14. LIFE BELOW WATER

As climate change and pollution imperil coral reefs, scientists are deep-freezing corals to repopulate future oceans

As climate change and pollution imperil coral reefs, scientists are deep-freezing corals to repopulate future oceans
Written by ZJbTFBGJ2T

As climate change and pollution imperil coral reefs, scientists are deep-freezing corals to repopulate future oceans  The Conversation

As climate change and pollution imperil coral reefs, scientists are deep-freezing corals to repopulate future oceans

Coral Reefs and the Sustainable Development Goals

Coral reefs are some of the oldest, most diverse ecosystems on Earth, and among the most valuable. They nurture 25% of all ocean life, protect coasts from storms and add billions of dollars yearly to the global economy through their influences on fisheries, new pharmaceuticals, tourism and recreation.

Today, the world’s coral reefs are degrading at unprecedented rates due to pollution, overfishing and destructive forestry and mining practices on land. Climate change driven by human activities is warming and acidifying the ocean, producing a reef crisis that could cause most corals to go extinct within a few generations.

The Reef Recovery Initiative

I am a marine biologist at the Smithsonian’s National Zoo and Conservation Biology Institute. For 17 years, I have worked with colleagues to create a global science program called the Reef Recovery Initiative that aims to help save coral reefs by using the science of cryopreservation.

This novel approach involves storing and cooling coral sperm and larvae, or germ cells, at very low temperatures and holding them in government biorepositories.

These repositories are an important hedge against extinction for corals. Managed effectively, they can help offset threats to the Earth’s reefs on a global scale. These frozen assets can be used today, 10 years or even 100 years from now to help reseed the oceans and restore living reefs.

Safely frozen alive

Cryopreservation is a process for freezing biological material while maintaining its viability. It involves introducing sugarlike substances, called cryoprotectants, into cells to help prevent lethal ice formation during the freezing phase. If done properly, the cells remain frozen and alive in liquid nitrogen, unchanged, for many years.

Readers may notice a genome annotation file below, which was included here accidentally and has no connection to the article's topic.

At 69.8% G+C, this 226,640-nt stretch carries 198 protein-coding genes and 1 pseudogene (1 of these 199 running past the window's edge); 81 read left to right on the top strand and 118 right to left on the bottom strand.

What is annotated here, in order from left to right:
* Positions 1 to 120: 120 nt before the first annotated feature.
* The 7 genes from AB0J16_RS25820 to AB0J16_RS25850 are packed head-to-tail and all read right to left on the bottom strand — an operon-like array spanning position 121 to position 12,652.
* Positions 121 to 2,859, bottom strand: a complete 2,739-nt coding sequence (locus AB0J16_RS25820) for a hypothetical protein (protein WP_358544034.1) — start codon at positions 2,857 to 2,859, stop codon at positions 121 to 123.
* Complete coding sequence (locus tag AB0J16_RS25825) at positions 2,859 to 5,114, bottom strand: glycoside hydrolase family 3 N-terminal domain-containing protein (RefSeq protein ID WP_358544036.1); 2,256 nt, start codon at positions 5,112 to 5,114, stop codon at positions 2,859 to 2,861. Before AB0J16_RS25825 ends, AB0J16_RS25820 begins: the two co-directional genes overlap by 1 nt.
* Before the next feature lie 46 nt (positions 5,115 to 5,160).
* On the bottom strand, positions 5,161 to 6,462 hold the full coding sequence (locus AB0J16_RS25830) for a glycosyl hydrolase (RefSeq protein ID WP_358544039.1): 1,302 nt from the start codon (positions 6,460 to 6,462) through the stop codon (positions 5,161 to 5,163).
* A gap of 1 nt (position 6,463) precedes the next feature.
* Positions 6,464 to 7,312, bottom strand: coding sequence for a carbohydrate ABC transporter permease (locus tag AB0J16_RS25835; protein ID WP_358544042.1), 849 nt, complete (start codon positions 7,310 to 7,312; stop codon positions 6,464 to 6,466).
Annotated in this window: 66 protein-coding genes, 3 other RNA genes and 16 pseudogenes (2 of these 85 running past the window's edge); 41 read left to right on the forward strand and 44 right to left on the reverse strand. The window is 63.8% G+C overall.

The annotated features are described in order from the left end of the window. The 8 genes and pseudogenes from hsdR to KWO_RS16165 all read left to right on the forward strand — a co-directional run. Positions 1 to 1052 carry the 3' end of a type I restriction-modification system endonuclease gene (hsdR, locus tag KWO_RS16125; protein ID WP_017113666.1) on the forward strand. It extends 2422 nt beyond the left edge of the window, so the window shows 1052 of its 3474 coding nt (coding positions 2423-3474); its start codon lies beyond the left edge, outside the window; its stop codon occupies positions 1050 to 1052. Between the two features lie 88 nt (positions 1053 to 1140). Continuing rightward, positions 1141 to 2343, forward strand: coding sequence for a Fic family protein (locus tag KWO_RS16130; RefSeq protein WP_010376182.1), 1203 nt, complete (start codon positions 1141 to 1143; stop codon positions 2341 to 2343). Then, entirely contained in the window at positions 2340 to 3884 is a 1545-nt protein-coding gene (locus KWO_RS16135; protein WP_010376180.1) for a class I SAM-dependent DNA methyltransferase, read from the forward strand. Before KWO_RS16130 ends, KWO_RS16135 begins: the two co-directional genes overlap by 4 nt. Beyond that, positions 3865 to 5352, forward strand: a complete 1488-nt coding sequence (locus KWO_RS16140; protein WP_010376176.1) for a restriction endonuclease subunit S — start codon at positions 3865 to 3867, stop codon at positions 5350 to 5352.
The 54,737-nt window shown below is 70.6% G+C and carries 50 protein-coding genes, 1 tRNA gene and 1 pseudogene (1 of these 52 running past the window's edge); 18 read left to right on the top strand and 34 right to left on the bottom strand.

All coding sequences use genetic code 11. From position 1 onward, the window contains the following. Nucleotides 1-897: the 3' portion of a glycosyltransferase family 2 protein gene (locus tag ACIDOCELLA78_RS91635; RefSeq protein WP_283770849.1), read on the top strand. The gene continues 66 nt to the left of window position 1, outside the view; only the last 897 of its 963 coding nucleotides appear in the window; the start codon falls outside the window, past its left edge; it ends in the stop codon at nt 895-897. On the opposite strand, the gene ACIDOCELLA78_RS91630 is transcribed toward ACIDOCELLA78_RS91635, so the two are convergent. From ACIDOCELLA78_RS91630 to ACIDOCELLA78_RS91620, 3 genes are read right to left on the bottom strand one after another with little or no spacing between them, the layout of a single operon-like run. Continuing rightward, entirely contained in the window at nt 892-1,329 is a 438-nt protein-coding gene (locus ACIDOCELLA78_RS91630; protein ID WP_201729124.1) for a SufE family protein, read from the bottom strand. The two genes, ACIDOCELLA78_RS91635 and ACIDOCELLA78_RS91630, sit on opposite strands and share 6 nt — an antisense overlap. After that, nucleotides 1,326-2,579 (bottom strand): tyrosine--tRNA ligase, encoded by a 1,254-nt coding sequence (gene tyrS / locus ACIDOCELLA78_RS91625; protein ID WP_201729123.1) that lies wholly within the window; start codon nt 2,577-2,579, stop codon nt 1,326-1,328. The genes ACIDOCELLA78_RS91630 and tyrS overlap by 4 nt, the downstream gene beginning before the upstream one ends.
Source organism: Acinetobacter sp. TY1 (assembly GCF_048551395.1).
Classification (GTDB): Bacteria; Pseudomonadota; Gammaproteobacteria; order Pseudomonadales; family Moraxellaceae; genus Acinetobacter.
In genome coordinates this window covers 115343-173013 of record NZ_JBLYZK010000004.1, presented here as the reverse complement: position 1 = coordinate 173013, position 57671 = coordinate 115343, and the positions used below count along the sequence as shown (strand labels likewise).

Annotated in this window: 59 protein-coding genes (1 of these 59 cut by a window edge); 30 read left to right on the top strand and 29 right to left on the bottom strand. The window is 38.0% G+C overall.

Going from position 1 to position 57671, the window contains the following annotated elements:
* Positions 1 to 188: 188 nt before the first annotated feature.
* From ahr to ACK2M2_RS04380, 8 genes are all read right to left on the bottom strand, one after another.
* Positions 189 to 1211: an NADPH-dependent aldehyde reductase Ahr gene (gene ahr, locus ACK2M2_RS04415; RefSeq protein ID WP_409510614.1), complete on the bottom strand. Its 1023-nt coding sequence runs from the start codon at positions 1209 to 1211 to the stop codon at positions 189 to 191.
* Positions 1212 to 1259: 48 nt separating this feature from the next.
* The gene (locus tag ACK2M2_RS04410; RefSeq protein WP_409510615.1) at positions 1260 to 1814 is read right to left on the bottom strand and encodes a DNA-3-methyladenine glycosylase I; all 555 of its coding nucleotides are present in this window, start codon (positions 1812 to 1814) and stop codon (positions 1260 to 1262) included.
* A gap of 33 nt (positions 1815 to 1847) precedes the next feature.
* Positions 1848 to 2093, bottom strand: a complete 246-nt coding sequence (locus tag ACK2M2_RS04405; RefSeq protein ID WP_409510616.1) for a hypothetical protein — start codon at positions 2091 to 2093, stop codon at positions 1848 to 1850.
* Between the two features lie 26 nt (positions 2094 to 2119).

Many organisms survive through cold winters in nature by becoming naturally cryopreserved as temperatures in their habitats drop below freezing, Two examples that are common across North America are tardigrades – microscopic animals that live in mosses and lichens – and wood frogs.

Today, coral cryopreservation techniques rely largely on freezing sperm and larvae. Since 2007, I have trained many colleagues in coral cryopreservation and worked with them to successfully preserve coral sperm. Today we have sperm from over 50 species of corals preserved in biorepositories worldwide.

We have used this cryopreserved sperm to produce new coral across the Caribbean via a selective breeding process called assisted gene flow. The goal was to use cryopreserved sperm and interbreed corals that would not necessarily have encountered each other – a type of long-distance matchmaking.

Genetic diversity is maintained by combining as many different parents as possible to produce new sexually produced offspring. Since corals are cemented to the seabed, when population numbers in their area decline, new individuals can be introduced via cryopreservation. The hope is that these new genetic combinations might have an adaptation that will help coral survive changes in future warming oceans.

Scaling up the rescue

To collect coral material faster, we are developing a cryopreservation process for whole coral fragments, using a method called isochoric vitrification. This technique is still developing. However, if fully successful, it will preserve whole coral fragments without causing ice to form in their tissues, thus producing viable fragments after they’ve thawed that thrive and can be placed back out on the reef.

To do this, we dehydrate the fragment by exposing it to a viscous cryoprotectant cocktail. Then we place it into a small aluminum cylinder and immerse the cylinder in liquid nitrogen, which has a temperature of theconversation.com

 

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